As plans continue to develop to colonize other planets like Mars, some scientists are suggesting that the different environment could create an entirely new and different human species. The conditions and environments on other planets will likely cause humans to adapt to their surroundings, creating different physical and possibly mental attributes than humans on earth currently have.
Chris Impey, an astronomy professor at the University of Arizona, said in a recent interview that “These people will become an offshoot of the human tree, they will probably evolve into something else.”
Impey added that “They’ll evolve physiologically quite quickly because if the gravity is less — as it would be on Mars or the moon — then they will change. Their physical bodies will change even while they’re alive. And then if they have children and grandchildren — then they’ll change even more.”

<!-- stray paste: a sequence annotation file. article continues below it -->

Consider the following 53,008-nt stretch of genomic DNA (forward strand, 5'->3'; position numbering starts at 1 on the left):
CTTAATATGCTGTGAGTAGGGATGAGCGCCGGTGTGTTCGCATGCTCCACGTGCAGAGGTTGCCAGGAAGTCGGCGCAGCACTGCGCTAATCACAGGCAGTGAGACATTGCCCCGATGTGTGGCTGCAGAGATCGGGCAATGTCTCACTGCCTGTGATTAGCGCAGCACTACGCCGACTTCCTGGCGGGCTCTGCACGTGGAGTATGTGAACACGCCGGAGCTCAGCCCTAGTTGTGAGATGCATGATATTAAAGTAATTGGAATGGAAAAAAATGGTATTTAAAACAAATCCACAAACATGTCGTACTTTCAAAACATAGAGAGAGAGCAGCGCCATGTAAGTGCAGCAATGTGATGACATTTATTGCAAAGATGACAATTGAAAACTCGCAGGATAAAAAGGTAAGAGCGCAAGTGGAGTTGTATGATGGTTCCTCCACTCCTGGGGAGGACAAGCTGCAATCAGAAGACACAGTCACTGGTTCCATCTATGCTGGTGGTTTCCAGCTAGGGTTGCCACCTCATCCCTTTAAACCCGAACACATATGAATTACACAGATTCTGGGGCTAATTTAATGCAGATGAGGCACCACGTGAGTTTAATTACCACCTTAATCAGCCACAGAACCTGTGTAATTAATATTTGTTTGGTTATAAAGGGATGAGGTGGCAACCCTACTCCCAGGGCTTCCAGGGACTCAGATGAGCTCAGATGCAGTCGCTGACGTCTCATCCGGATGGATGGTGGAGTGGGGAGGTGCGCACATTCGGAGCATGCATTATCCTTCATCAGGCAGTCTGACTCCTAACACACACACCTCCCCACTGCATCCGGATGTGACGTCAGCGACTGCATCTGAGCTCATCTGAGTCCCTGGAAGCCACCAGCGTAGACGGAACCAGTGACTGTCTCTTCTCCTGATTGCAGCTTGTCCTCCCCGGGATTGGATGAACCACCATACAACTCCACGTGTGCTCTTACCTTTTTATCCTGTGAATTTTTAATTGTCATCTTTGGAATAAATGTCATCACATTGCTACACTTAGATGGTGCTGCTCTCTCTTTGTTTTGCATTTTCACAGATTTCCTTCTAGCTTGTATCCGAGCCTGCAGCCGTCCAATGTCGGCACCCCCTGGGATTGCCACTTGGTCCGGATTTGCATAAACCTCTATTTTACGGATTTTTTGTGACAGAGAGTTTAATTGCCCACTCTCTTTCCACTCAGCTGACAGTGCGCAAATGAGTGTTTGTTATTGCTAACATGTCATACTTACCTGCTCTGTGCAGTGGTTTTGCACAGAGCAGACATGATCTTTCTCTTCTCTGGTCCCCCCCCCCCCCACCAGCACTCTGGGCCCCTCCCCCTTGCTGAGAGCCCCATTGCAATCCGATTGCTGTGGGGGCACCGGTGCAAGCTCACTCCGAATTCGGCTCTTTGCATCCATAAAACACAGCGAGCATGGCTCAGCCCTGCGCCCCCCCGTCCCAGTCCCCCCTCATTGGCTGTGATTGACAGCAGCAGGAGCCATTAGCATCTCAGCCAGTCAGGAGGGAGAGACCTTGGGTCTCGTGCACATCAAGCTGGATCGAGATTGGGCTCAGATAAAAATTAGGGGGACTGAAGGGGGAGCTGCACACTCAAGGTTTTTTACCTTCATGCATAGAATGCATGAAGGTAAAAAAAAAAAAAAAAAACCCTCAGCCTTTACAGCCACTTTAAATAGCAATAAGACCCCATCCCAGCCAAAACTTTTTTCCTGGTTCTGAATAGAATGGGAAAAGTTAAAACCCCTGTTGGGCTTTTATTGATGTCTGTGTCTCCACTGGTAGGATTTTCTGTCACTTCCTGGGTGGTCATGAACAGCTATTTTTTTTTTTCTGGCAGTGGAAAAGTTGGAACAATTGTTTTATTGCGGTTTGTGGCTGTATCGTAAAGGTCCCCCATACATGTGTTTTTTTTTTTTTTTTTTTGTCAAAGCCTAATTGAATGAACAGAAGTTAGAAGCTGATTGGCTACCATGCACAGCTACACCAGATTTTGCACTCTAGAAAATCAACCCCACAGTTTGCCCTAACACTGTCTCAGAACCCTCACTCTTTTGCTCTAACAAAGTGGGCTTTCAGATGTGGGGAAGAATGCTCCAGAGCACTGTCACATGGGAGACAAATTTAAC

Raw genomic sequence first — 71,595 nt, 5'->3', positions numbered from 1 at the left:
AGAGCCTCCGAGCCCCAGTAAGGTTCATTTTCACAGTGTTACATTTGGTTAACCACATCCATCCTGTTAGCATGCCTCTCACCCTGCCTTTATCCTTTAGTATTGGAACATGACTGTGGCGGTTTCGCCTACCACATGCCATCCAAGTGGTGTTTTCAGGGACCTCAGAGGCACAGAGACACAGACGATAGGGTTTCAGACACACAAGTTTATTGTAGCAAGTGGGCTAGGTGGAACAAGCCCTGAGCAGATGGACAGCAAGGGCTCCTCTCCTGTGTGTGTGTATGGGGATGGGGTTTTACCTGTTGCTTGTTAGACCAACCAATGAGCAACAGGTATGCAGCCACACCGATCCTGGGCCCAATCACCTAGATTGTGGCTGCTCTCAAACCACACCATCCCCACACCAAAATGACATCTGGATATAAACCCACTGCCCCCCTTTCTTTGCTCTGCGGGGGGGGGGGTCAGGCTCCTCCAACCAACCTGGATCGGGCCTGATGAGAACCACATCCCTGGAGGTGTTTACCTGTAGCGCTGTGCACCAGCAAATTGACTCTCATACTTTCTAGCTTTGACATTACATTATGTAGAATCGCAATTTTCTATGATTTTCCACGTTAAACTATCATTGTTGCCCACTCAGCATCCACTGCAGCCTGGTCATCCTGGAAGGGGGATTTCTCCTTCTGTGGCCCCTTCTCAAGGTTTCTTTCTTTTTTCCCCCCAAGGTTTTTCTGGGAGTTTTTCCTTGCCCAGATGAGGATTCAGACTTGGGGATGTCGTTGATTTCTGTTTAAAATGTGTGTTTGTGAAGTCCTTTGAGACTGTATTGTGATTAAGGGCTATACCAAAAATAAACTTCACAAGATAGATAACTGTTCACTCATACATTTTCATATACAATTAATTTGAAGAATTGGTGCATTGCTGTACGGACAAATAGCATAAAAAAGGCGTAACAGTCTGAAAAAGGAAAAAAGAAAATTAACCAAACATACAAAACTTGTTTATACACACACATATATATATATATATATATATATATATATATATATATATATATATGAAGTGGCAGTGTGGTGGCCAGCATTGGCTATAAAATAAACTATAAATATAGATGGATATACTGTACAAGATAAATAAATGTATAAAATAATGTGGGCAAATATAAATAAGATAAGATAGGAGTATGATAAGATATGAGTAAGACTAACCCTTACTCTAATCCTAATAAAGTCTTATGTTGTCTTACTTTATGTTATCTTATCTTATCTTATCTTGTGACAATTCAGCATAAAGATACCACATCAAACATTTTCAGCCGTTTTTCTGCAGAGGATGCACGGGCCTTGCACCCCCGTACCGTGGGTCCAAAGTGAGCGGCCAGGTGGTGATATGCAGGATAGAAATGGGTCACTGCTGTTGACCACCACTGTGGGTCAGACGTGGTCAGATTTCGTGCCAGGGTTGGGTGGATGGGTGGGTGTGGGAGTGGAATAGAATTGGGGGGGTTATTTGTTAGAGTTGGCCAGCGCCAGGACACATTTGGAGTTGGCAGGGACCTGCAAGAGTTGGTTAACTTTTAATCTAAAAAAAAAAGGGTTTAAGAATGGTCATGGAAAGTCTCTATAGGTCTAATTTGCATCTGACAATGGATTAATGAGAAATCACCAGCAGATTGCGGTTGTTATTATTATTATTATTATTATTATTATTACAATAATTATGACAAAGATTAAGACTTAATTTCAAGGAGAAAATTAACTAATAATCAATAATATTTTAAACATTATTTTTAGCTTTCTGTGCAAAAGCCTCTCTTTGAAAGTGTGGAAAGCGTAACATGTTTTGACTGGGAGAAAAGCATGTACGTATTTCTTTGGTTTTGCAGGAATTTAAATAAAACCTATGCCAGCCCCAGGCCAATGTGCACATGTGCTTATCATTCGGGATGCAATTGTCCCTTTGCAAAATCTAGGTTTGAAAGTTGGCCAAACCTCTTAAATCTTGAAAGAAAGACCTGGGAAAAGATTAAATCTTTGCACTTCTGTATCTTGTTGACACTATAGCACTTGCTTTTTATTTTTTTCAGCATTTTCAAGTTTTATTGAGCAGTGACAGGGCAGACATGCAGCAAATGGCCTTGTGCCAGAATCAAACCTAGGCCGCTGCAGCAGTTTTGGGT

This has happened on a much smaller scale throughout the history of the earth, as different species of humans and animals moved into different regions, their physical attributes changed in order to adapt to their environment. This same principle applies to space, but the differences created in the human genome will be far more pronounced.
Anthropologist Cameron Smith agrees with Impey’s conclusions about space colonization and pointed out the specifics of this adaptation process in a recent interview with Scientific American.
“What we can say, though, is that new environments—for example, new radiation environments, whatever the gas composition is that people are breathing, whatever is the gravity field inside this starship — those basic environmental conditions will reshape the human genome. Subtly, subtly, but they will reshape it,” Smith said.
Space colonization is not far off, and may begin within our lifetime, however, these changes will take several generations to take effect.
John Vibes writes for True Activist and is an author, researcher and investigative journalist who takes a special interest in the counter culture and the drug war.